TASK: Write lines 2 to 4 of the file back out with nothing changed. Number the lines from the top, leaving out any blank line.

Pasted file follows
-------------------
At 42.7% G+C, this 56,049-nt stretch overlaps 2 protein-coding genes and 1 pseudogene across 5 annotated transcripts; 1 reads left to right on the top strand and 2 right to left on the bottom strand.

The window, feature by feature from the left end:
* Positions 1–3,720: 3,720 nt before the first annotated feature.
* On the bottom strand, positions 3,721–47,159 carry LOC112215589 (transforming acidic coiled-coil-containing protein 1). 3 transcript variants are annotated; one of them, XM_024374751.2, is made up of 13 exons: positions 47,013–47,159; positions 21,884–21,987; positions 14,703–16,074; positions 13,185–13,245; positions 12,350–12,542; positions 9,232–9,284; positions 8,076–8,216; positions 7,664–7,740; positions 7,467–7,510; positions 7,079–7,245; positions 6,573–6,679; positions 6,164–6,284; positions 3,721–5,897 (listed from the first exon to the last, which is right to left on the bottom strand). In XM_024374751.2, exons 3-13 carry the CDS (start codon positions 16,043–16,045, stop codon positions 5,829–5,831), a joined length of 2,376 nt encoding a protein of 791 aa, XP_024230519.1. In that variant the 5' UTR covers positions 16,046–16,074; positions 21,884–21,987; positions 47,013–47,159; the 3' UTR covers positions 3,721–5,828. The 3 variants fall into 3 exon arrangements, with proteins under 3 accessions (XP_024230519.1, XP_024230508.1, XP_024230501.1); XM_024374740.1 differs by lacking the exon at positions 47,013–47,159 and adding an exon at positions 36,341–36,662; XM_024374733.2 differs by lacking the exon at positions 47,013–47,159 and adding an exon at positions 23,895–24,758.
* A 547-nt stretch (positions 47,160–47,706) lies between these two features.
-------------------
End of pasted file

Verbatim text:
The window, feature by feature from the left end:
* Positions 1–3,720: 3,720 nt before the first annotated feature.
* On the bottom strand, positions 3,721–47,159 carry LOC112215589 (transforming acidic coiled-coil-containing protein 1). 3 transcript variants are annotated; one of them, XM_024374751.2, is made up of 13 exons: positions 47,013–47,159; positions 21,884–21,987; positions 14,703–16,074; positions 13,185–13,245; positions 12,350–12,542; positions 9,232–9,284; positions 8,076–8,216; positions 7,664–7,740; positions 7,467–7,510; positions 7,079–7,245; positions 6,573–6,679; positions 6,164–6,284; positions 3,721–5,897 (listed from the first exon to the last, which is right to left on the bottom strand). In XM_024374751.2, exons 3-13 carry the CDS (start codon positions 16,043–16,045, stop codon positions 5,829–5,831), a joined length of 2,376 nt encoding a protein of 791 aa, XP_024230519.1. In that variant the 5' UTR covers positions 16,046–16,074; positions 21,884–21,987; positions 47,013–47,159; the 3' UTR covers positions 3,721–5,828. The 3 variants fall into 3 exon arrangements, with proteins under 3 accessions (XP_024230519.1, XP_024230508.1, XP_024230501.1); XM_024374740.1 differs by lacking the exon at positions 47,013–47,159 and adding an exon at positions 36,341–36,662; XM_024374733.2 differs by lacking the exon at positions 47,013–47,159 and adding an exon at positions 23,895–24,758.